Few people know what is going on in Uganda and how Ugandans are struggling
under the harsh reality of a 
de facto military regime where there is
no longer
freedom of speech and even the police force has been militarised.


While other crises and conflicts in the world are publicised, such as the military coup in Myanmar, Ugandans feel forgotten. But they are crying out for the world to speak out on their behalf because they are unable to protest for themselves due to the security forces who are brutally quashing any dissenting voices.

President Museveni, having changed the constitution twice in the past (to remove the limit of terms and the upper age limit), was once again re-elected as President on 14th January 2021, having been President for 35 years (which is the whole lifetime for over 80% of the population!).

Although none of the usual international observers were given permits to monitor the election process, there is much evidence that there were many serious irregularities, together with violence and intimidation which has continued since the election. It is extremely unlikely that the result reflects the wishes of the majority of Ugandans.

Thousands of opposition supporters have already “disappeared”, been kidnapped, arrested, beaten, detained in prisons and other non-gazetted places, brought before military courts, tortured and killed for as little as gathering at opposition rallies or saying the wrong thing or posting something on social media – or even wearing a red T-shirt, the colour of the main opposition party. In spite of all the violence against opposition supporters, there is no fighting because Robert Kyagulanyi (aka Bobi Wine, the leader of the opposition National Unity Platform party) has called on his supporters be law-abiding and never use violence, even in the face of so much brutality from the security forces.

The world must wake up to what is going on – for the sake of democracy, freedom of speech and human rights. We owe it to the thousands who have already been abducted, arrested, held in un-gazetted places, tried in Military courts, tortured and killed simply for their associations with the main opposition party, NUP. May their suffering and deaths not be in vain.

But what can ordinary people around the world do to help Ugandans restore democracy and put an end to the violent oppression they are experiencing?

None of us can make any impact on our own but together we can work with the people of Uganda to achieve real change in at least one country which has suffered so much in the past and has such potential.

Most of us feel helpless and have little reserve capacity to cope with yet another crisis in the world after all that has been going in our lives and in the world over the past year or so. And yet I am  asking if you will spend perhaps 15 minutes to take some simple actions on behalf of the people of Uganda.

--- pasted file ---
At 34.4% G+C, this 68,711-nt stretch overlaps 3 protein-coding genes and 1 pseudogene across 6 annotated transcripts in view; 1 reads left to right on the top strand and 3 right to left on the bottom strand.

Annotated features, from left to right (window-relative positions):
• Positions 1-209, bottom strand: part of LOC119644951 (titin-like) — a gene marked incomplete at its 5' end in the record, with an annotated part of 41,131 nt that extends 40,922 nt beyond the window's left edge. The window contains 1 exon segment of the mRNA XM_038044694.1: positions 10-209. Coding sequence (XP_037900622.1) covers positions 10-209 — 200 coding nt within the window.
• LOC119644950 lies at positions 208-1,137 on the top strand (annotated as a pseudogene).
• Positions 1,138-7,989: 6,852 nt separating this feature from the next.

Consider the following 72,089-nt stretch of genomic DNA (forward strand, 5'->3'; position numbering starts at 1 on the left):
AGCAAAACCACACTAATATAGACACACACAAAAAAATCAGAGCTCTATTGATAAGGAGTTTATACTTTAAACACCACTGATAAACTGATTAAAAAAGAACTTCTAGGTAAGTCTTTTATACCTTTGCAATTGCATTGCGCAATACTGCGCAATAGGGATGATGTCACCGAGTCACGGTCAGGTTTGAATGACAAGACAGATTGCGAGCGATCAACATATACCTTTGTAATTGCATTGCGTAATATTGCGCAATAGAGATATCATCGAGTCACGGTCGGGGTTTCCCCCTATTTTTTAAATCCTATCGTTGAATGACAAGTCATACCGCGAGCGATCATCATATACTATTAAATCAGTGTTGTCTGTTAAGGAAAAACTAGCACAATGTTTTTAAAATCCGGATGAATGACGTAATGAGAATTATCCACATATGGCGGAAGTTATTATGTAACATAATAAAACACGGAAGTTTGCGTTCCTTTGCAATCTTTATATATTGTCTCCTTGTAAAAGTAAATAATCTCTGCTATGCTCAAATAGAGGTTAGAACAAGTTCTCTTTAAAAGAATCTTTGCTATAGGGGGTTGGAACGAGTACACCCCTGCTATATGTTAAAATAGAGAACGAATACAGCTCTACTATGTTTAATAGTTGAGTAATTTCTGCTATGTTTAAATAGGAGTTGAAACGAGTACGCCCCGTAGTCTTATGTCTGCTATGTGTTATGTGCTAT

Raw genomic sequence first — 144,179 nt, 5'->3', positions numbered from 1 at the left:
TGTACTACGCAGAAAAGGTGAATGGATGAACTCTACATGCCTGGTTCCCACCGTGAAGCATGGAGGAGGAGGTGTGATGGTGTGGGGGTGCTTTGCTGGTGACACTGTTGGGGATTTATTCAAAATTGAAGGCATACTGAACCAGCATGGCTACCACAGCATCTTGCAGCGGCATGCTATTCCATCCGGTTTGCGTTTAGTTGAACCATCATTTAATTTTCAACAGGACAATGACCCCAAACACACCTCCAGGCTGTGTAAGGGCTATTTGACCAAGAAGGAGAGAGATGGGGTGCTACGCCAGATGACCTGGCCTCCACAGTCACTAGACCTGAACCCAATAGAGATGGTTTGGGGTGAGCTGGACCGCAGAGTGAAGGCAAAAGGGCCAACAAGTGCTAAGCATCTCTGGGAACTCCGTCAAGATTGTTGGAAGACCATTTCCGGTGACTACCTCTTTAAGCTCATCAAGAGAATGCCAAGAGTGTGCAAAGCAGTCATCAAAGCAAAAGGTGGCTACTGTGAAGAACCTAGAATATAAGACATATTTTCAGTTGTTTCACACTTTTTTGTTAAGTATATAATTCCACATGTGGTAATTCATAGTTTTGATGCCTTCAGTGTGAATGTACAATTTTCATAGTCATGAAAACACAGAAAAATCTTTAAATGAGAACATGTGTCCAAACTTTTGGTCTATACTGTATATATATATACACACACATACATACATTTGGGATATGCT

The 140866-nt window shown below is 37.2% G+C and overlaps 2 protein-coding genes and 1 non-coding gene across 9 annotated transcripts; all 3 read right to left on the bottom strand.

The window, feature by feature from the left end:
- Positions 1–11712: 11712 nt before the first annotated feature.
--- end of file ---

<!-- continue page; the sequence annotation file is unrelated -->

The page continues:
Even if . . . .
  • you never write letters to Members of Parliament (MPs) because you think they don’t bother to read them, or
  • you avoid signing petitions because you don’t agree with them or don’t think they achieve anything, or
  • youhave no particular interest in Uganda, or
  • you are weary because of being involved in so many other things . . . .

. . . . I am asking if, just this once, you would please take one or more of the actions listed below.

These actions are NOT about supporting one politician or one political party against another but are about DEMOCRACY and PEACE, for the sake of ordinary people and their basic human rights and freedom.

Please, please, please do at least one of the following:

  1. To add your name to the Petition to the world’s leaders through Antonio Guterres, Secretary-General of the UN, click on petition. It doesn’t matter what country you live in.
  2. Read the page entitled Action for Uganda February 2021 and take as many of the actions listed as possible.
  3. If you are resident in the UK, adapt or use this sample letter to email or write to your Member of Parliament (MP) and attach this Briefing Document to provide them with supporting evidence and information .
  4. Publicise this campaign amongst all your friends and contacts by sharing the Petition and the link to this page.
  5. If you live in another country, adapt the suggested actions and letter.
  6. Follow me on Facebook and Twitter for more frequent news and updates.

If everyone who reads this can act in at least one way and then send the information to at least ten more people who will act and so on, we shall soon have thousands around the globe crying out on behalf of Ugandans who cannot speak out for themselves. This will hasten the return of democracy and peace to Uganda.

For more information and news over the past few weeks, here are the links to earlier posts (with the most recent first):

If you wish to leave any comments or tell us what action you are taking or ask any questions about Uganda, please complete this form. It would be especially helpful to hear from you if you get any responses as a result of your actions.

Thank you for reading this.